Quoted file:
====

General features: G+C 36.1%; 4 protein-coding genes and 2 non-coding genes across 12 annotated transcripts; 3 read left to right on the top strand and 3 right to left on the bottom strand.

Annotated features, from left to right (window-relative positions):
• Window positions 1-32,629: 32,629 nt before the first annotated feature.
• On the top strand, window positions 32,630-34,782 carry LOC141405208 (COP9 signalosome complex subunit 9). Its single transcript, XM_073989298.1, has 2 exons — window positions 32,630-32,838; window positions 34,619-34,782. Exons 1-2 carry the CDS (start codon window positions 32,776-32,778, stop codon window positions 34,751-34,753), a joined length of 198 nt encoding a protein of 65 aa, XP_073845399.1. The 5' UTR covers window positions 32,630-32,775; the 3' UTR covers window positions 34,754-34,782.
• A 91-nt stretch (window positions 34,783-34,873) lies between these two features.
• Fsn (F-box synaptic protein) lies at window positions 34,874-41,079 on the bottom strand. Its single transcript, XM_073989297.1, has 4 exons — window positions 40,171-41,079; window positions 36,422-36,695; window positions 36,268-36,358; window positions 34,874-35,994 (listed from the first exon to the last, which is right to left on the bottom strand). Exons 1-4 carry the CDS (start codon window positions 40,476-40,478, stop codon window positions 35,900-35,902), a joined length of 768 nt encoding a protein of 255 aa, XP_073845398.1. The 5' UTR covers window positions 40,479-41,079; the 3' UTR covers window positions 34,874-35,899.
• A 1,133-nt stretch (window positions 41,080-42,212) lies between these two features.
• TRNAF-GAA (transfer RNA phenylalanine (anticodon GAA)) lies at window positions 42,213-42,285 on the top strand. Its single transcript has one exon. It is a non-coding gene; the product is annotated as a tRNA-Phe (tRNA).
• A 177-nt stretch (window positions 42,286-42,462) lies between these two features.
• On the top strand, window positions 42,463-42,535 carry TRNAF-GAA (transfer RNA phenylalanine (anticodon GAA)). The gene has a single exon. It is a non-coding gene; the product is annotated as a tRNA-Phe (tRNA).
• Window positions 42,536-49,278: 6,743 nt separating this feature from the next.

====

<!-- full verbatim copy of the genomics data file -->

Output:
General features: G+C 36.1%; 4 protein-coding genes and 2 non-coding genes across 12 annotated transcripts; 3 read left to right on the top strand and 3 right to left on the bottom strand.

Annotated features, from left to right (window-relative positions):
• Window positions 1-32,629: 32,629 nt before the first annotated feature.
• On the top strand, window positions 32,630-34,782 carry LOC141405208 (COP9 signalosome complex subunit 9). Its single transcript, XM_073989298.1, has 2 exons — window positions 32,630-32,838; window positions 34,619-34,782. Exons 1-2 carry the CDS (start codon window positions 32,776-32,778, stop codon window positions 34,751-34,753), a joined length of 198 nt encoding a protein of 65 aa, XP_073845399.1. The 5' UTR covers window positions 32,630-32,775; the 3' UTR covers window positions 34,754-34,782.
• A 91-nt stretch (window positions 34,783-34,873) lies between these two features.
• Fsn (F-box synaptic protein) lies at window positions 34,874-41,079 on the bottom strand. Its single transcript, XM_073989297.1, has 4 exons — window positions 40,171-41,079; window positions 36,422-36,695; window positions 36,268-36,358; window positions 34,874-35,994 (listed from the first exon to the last, which is right to left on the bottom strand). Exons 1-4 carry the CDS (start codon window positions 40,476-40,478, stop codon window positions 35,900-35,902), a joined length of 768 nt encoding a protein of 255 aa, XP_073845398.1. The 5' UTR covers window positions 40,479-41,079; the 3' UTR covers window positions 34,874-35,899.
• A 1,133-nt stretch (window positions 41,080-42,212) lies between these two features.
• TRNAF-GAA (transfer RNA phenylalanine (anticodon GAA)) lies at window positions 42,213-42,285 on the top strand. Its single transcript has one exon. It is a non-coding gene; the product is annotated as a tRNA-Phe (tRNA).
• A 177-nt stretch (window positions 42,286-42,462) lies between these two features.
• On the top strand, window positions 42,463-42,535 carry TRNAF-GAA (transfer RNA phenylalanine (anticodon GAA)). The gene has a single exon. It is a non-coding gene; the product is annotated as a tRNA-Phe (tRNA).
• Window positions 42,536-49,278: 6,743 nt separating this feature from the next.